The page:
This month, I had two patients inquire about diastasis recti. As common as this condition is, it is seldom talked about. Given the prevalence of this condition and the pain it can cause, we decided to shed some light on it in this month’s podcast.
(View our blog post here)
Diastasis recti, also called the ‘pooch’, is when the belly sticks out due to the separation of the left and right abdominal muscles. This condition is most common in the third trimester in pregnancy; all women will have some form of diastasis recti in their third trimester. This condition can cause pelvic floor dysfunction in nearly 66% of expecting mothers. Signs of pelvic floor dysfunction include:
Chronic pelvic pain that radiates to the groin, abdomen and back
Strong or frequent urge to urinate
Burning during urination
Painful menstrual periods
Difficulty with bowel movements and constipation
This condition affects not only women, as newborn babies usually get diastasis recti as well, but it tends to go away with time. Men can get it as well, either from fluctuations in weight or poor workout form.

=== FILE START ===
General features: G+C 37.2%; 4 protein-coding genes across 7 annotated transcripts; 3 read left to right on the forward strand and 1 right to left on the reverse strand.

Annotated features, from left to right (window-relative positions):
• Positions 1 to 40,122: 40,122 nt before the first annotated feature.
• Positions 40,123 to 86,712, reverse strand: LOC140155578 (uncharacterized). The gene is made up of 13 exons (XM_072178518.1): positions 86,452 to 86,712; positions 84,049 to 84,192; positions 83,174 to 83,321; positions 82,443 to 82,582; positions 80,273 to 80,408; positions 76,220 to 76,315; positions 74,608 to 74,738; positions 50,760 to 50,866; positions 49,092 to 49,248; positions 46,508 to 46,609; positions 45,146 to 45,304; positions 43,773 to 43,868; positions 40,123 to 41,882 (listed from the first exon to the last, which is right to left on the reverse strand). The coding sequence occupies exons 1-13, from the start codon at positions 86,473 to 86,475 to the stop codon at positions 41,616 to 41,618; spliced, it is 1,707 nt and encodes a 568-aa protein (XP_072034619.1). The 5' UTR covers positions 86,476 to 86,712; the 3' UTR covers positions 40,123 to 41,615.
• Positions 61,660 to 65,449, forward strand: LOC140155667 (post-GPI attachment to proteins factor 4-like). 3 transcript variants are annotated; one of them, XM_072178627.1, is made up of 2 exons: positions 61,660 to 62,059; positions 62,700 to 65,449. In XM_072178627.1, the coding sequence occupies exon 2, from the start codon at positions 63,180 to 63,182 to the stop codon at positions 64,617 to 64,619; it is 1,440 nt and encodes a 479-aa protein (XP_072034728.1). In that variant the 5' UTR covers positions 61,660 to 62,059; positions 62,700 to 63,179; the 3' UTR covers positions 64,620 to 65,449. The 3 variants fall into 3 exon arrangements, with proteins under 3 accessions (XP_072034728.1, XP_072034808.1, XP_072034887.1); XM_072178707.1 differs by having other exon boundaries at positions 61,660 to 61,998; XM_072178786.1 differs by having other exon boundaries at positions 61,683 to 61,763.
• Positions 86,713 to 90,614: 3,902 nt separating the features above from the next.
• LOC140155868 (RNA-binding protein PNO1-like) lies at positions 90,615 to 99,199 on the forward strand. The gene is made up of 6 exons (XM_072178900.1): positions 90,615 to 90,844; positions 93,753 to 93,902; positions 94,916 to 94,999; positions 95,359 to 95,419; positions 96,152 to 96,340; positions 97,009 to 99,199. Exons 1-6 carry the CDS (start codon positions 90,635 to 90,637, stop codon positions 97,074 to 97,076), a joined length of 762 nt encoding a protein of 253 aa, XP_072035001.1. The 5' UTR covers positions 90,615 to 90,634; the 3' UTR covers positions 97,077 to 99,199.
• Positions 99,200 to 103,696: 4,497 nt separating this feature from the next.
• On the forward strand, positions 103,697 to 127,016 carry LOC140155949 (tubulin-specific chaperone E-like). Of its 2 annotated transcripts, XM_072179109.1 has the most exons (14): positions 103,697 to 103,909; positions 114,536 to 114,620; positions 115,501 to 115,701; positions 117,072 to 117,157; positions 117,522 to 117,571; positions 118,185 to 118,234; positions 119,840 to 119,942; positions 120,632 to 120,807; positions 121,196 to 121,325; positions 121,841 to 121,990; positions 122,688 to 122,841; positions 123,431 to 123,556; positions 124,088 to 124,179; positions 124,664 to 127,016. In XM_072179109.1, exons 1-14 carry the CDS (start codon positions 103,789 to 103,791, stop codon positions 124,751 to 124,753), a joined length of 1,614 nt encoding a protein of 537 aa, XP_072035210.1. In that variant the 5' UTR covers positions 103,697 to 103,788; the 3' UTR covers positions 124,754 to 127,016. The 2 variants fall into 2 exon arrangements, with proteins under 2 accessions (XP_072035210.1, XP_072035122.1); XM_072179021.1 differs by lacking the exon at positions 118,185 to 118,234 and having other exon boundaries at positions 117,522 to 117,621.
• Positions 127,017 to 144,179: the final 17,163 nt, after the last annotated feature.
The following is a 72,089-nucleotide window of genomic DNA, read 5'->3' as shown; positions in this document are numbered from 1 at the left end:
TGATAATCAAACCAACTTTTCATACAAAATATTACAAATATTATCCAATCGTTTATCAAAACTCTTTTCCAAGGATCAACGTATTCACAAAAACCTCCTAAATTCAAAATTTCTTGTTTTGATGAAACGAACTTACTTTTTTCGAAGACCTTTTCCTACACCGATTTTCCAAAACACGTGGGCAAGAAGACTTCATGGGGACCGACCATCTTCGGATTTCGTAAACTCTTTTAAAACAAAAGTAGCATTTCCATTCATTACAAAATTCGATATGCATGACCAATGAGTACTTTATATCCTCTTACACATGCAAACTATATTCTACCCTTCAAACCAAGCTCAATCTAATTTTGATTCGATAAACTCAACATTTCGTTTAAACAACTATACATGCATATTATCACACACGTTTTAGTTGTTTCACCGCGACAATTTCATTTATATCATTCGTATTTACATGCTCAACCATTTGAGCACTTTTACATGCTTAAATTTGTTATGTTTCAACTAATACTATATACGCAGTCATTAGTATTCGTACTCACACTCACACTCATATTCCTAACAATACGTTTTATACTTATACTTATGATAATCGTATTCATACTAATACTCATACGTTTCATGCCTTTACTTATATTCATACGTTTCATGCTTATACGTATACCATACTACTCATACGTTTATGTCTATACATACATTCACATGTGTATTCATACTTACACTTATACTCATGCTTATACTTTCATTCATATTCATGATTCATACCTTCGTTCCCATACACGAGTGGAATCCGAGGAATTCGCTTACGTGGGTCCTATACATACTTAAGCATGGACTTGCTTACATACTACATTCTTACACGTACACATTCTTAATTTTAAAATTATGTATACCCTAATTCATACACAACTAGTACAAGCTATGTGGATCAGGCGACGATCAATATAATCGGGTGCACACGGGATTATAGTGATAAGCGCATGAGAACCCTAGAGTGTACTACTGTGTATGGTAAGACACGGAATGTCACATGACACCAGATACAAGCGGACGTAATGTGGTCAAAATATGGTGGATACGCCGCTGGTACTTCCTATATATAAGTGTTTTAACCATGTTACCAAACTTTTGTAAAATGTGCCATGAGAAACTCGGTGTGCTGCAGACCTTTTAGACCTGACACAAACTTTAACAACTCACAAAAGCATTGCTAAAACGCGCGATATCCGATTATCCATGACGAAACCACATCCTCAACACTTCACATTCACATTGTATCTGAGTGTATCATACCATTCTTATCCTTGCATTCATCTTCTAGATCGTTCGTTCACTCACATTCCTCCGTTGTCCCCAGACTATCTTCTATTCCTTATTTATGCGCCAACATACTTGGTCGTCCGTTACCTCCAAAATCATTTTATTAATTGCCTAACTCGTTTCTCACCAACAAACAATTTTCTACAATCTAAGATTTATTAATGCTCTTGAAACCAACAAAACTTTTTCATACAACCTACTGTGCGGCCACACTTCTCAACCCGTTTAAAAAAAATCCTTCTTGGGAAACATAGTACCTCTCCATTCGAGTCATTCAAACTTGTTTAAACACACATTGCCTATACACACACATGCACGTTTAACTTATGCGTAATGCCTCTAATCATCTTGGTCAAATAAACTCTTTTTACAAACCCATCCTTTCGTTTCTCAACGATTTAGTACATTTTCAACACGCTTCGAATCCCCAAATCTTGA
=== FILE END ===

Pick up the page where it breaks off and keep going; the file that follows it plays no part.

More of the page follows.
It is important to identify if you have diastasis recti and to avoid activities that can cause it to worsen. Some activities you should try to avoid include:
Lifting heavy objects
Exercises such as crunches, sit-ups, and front planks
Backbends, or spinal extension exercises
If you have diastasis recti, perform exercises to help strengthen the abdominal muscles. The first step is to consult your doctor to see if your body is ready to perform exercises. New mothers usually must wait six weeks before performing exercises.
Several at-home exercise programs, like the Mutu System, Tupler Technique, and The Dia Method, which are specifically designed to help with diastasis recti, can help ensure you’re performing the proper exercises.
To learn more about diastasis recti, or to start an exercise program with our health practitioners, call our clinic for a free consultation on 905-593-1605.
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